346. First radial recess

348. Second radial recess

350. Load roller

400. Laser assembly

402. Laser diodes

404. Fiber optic cables

406. Distribution block

454. Optical centerline

455. Scanner

456. Input image

457. Intended image

458. Outer drum wall

459. Inner drum wall

460. Vacuum chamber

461. Imaging/proofing portion of drum

462. Scanning portion of drum

463. End wall of vacuum chamber

464. Drum slot

465. Second (scanner) lead screw

466. Open end of drum

468. CCD array in scanner head

470. Light source

500. Printhead

Patent Citations
Cited PatentFiling datePublication dateApplicantTitle
US3612753 *Apr 23, 1969Oct 12, 1971Ventures Res & DevSelf-adaptive system for the reproduction of color
US3737225 *Dec 27, 1971Jun 5, 1973Crosfield Electronics LtdHalf-tone image reproduction
US4305093 *Jun 7, 1979Dec 8, 1981International Electronic Photo Process Laboratory Co., Ltd.Method of producing multiple images in a scanning apparatus
US4443820 *Nov 6, 1980Apr 17, 1984Minolta Camera Kabushiki KaishaProcess for preparing hectographic printing masters
US4591904 *Jun 15, 1983May 27, 1986Fuji Photo Film Co., Ltd.Picture image input/output system
US4829584 *Mar 17, 1986May 9, 1989Dainippon Screen Mfg. Co., Ltd.Image input system
US5053791Apr 16, 1990Oct 1, 1991Eastman Kodak CompanyThermal transfer print medium drum system
US5146241 *Mar 15, 1991Sep 8, 1992Eastman Kodak CompanyAutomatic cut-out for auto-focus device
US5175564Jul 22, 1991Dec 29, 1992Eastman Kodak CompanyColor printer with improved image registration
US5214444Sep 19, 1991May 25, 1993Eastman Kodak CompanyOptical fiber mount and support
US5260714Aug 23, 1991Nov 9, 1993Eastman Kodak CompanyMethod of removing air from between superposed sheets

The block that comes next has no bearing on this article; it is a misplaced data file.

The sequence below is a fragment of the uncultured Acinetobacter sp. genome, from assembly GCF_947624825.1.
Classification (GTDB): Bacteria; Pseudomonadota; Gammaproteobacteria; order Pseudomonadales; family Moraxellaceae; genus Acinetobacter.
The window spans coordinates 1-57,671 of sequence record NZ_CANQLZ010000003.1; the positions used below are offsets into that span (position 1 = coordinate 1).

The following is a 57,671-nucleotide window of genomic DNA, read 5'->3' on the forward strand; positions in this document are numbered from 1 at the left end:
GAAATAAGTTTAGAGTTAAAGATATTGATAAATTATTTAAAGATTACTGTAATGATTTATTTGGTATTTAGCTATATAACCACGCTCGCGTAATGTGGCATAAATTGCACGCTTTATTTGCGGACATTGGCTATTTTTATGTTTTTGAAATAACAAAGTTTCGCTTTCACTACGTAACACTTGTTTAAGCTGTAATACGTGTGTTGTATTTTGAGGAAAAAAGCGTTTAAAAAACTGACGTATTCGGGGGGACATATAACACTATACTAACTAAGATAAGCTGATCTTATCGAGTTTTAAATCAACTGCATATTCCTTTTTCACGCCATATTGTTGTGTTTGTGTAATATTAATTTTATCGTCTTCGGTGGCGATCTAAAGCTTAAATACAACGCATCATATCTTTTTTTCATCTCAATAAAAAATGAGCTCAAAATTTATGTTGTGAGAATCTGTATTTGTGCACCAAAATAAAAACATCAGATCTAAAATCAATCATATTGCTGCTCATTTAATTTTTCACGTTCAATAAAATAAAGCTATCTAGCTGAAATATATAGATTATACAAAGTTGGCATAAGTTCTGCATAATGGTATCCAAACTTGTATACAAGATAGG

US5268708Aug 23, 1991Dec 7, 1993Eastman Kodak CompanyLaser thermal printer with an automatic material supply
US5270731Aug 23, 1991Dec 14, 1993Eastman Kodak CompanyLaser thermal printer with positive air flow
US5276464Aug 23, 1991Jan 4, 1994Eastman Kodak CompanyMethod and apparatus for loading and unloading superposed sheets on a vacuum drum
US5301099Aug 23, 1991Apr 5, 1994Eastman Kodak CompanyVacuum imaging drum with a material receiving recess in the periphery thereof
US5323180Aug 23, 1991Jun 21, 1994Eastman Kodak CompanyRegistration indicia on a drum periphery
US5341159Aug 23, 1991Aug 23, 1994Eastman Kodak CompanyMulti-chambered imaging drum
US5376954Aug 23, 1991Dec 27, 1994Eastman Kodak CompanyVacuum imaging drum with an axial flat in the periphery thereof
US5446477Aug 15, 1991Aug 29, 1995Eastman Kodak CompanyHolder for a thermal print medium
US5682443 *Mar 21, 1994Oct 28, 1997Crosfield Electronics LimitedImage color modification method and apparatus employing unsharp masking
US5777658Mar 8, 1996Jul 7, 1998Eastman Kodak CompanyMedia loading and unloading onto a vacuum drum using lift fins
US5988061 *Sep 9, 1997Nov 23, 1999Tohoku Ricoh Co., Ltd.Stencil printing method and printer using the same
US6002419Jan 21, 1997Dec 14, 1999Eastman Kodak CompanyVacuum imaging drum with an optimized surface
US6014162Aug 18, 1997Jan 11, 2000Eastman Kodak CompanyVacuum imaging drum with media contours
US6037960Mar 31, 1998Mar 14, 2000Eastman Kodak CompanyDirect write plates on a thermal dye transfer apparatus
Classifications
U.S. Classification347/262, 347/264
International ClassificationH04N1/207, H04N1/04, H04N1/06, B41J19/20
Cooperative ClassificationH04N1/0678, H04N1/207, H04N1/0461, B41J19/20, H04N1/06, H04N1/0856
European ClassificationH04N1/08C6, H04N1/06F3, B41J19/20, H04N1/207
Legal Events
DateCodeEventDescription
Feb 14, 2012FPExpired due to failure to pay maintenance fee
Effective date: 20111223
Dec 23, 2011LAPSLapse for failure to pay maintenance fees
Aug 1, 2011REMIMaintenance fee reminder mailed
May 17, 2007FPAYFee payment
Year of fee payment: 4
Sep 4, 2001ASAssignment
Owner name: EASTMAN KODAK COMPPANY, NEW YORK
Free format text: ASSIGNMENT OF ASSIGNORS INTEREST;ASSIGNORS:KERR, ROGER S.;GENTZKE, JOHN D.;DEMARCO, WILLIAM L.;REEL/FRAME:012147/0432;SIGNING DATES FROM 20010815 TO 20010904
Owner name: EASTMAN KODAK COMPPANYROCHESTER, NEW YORK, 14650 /
Free format text: ASSIGNMENT OF ASSIGNORS INTEREST;ASSIGNORS:KERR, ROGER S. /AR;REEL/FRAME:012147/0432;SIGNING DATES FROM 20010815 TO 20010904